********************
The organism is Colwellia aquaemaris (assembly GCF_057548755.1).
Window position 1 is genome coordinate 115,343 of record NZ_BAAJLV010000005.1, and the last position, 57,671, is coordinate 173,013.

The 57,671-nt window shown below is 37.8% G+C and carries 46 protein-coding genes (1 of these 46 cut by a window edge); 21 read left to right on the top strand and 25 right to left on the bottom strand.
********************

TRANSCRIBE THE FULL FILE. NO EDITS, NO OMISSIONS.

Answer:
The organism is Colwellia aquaemaris (assembly GCF_057548755.1).
Window position 1 is genome coordinate 115,343 of record NZ_BAAJLV010000005.1, and the last position, 57,671, is coordinate 173,013.

The 57,671-nt window shown below is 37.8% G+C and carries 46 protein-coding genes (1 of these 46 cut by a window edge); 21 read left to right on the top strand and 25 right to left on the bottom strand.